Recent advances in cell biology enable precise molecular perturbations. The spatiotemporal organization of cells and organisms, however, also depends on physical processes such as diffusion or cytoplasmic flows, and strategies to perturb physical transport inside cells are not yet available. Here, we demonstrate focused-light-induced cytoplasmic streaming (FLUCS). FLUCS is local, directional, dynamic, probe-free, physiological, and is even applicable through rigid egg shells or cell walls. We explain FLUCS via time-dependent modelling of thermoviscous flows. Using FLUCS, we demonstrate that cytoplasmic flows drive partitioning-defective protein (PAR) polarization in Caenorhabditis elegans zygotes, and that cortical flows are sufficient to transport PAR domains and invert PAR polarity. In addition, we find that asymmetric cell division is a binary decision based on gradually varying PAR polarization states. Furthermore, the use of FLUCS for active microrheology revealed a metabolically induced fluid-to-solid transition of the yeast cytoplasm. Our findings establish how a wide range of transport-dependent models of cellular organization become testable by FLUCS.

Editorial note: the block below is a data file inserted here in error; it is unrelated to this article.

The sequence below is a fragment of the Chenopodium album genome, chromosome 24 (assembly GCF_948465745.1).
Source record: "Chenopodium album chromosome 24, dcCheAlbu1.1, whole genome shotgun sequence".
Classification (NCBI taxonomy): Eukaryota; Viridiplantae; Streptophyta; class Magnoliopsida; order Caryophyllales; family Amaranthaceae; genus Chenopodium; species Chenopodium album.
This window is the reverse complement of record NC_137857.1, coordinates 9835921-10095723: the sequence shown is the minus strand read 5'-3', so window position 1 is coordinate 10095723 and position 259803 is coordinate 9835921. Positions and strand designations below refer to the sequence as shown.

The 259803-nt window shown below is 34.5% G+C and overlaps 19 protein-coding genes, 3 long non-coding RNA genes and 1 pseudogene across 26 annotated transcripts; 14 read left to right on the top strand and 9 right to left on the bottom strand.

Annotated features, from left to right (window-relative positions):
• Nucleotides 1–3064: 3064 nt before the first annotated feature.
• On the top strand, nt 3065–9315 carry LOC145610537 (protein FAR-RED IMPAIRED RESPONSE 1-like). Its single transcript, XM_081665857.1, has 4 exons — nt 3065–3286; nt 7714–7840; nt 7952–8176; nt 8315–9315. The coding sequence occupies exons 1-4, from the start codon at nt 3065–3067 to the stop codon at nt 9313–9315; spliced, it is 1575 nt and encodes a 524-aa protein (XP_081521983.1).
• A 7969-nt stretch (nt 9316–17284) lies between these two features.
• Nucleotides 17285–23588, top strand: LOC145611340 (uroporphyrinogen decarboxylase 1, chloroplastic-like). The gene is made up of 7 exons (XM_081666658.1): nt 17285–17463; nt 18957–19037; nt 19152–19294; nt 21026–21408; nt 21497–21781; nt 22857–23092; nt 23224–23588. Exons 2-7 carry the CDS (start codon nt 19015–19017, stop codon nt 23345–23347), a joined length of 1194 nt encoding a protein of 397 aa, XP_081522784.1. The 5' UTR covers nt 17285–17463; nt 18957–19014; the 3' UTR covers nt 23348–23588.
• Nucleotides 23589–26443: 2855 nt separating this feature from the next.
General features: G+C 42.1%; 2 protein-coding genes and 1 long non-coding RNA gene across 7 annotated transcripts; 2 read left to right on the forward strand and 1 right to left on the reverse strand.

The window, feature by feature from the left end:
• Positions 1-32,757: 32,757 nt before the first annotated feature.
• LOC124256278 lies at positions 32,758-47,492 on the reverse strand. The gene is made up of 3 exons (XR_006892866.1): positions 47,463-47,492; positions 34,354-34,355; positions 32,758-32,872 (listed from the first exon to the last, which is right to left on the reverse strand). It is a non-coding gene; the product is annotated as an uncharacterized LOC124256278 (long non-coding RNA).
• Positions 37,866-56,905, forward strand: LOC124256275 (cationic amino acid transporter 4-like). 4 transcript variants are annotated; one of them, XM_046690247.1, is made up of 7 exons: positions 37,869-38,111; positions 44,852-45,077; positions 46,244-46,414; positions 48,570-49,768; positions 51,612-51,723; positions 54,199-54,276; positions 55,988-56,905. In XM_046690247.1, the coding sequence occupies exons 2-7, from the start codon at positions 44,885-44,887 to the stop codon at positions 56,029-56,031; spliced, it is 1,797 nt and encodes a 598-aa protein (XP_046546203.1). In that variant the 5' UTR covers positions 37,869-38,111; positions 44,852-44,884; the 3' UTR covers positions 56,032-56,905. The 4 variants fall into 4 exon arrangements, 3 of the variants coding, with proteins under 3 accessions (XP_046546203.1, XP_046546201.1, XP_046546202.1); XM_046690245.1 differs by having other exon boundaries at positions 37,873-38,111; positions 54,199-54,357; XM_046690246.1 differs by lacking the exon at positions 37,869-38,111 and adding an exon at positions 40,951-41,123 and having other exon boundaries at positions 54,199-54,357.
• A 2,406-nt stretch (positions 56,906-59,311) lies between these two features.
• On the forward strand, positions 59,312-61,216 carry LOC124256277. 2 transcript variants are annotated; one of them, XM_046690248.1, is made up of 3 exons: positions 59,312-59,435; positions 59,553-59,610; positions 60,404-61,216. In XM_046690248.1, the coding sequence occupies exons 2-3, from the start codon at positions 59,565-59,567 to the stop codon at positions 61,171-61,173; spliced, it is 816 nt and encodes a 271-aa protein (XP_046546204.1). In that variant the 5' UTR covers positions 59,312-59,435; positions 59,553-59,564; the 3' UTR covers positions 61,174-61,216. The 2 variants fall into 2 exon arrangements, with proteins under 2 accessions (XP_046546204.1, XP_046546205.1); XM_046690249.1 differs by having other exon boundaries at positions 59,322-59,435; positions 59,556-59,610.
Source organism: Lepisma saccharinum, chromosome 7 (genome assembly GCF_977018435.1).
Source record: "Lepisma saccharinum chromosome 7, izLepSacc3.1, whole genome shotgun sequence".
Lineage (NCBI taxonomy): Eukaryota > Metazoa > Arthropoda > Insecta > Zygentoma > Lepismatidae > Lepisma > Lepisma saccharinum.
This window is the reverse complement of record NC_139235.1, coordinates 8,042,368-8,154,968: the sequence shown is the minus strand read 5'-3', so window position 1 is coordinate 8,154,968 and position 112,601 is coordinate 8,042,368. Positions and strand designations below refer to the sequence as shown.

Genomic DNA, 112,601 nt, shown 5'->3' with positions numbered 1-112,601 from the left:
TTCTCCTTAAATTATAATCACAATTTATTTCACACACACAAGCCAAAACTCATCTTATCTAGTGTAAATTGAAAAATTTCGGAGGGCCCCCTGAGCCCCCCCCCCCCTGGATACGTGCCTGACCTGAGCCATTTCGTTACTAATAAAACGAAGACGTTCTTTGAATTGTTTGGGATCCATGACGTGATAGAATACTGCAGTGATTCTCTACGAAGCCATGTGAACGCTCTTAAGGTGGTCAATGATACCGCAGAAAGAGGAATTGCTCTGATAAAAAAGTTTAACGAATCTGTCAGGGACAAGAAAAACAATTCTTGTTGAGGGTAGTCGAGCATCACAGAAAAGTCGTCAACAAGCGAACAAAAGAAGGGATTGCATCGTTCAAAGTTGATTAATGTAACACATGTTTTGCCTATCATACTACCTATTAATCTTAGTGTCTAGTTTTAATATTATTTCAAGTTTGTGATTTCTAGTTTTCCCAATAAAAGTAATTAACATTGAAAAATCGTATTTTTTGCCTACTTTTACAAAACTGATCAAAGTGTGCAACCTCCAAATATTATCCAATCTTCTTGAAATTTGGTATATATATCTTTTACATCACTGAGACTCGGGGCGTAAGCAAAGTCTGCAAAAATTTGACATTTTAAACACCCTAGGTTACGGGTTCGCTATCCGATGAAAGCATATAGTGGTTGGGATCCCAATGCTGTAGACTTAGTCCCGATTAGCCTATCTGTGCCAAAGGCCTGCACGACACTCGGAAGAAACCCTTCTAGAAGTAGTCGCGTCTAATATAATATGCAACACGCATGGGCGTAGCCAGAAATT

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The authors acknowledge support from the Max Planck Society, a DFG-financed DIPP fellowship for M.Mi., infrastructural support by the Hyman lab, and technical support from MPI-CBG light-microscopy and scientific computing facilities. The authors thank F. Decker and J. Brugués for egg extracts, H. Petzold for cell culture support, D.J. Dickinson and B. Goldstein for sharing transgenic C. elegans strains, and M. Zerial, D. Braun, P. Tomancak, F. Jülicher, A. Hyman, C. Hoege, J. Saenz, K. Subramanian, N. Maghelli and E. Knust for discussions and comments.
The authors declare that parts of the published work led to the application for a European patent.
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Dynamic and localized induction of flows inside C. elegans embryos.
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Mittasch, M., Gross, P., Nestler, M. et al. Non-invasive perturbations of intracellular flow reveal physical principles of cell organization. Nat Cell Biol 20, 344–351 (2018). https://doi.org/10.1038/s41556-017-0032-9
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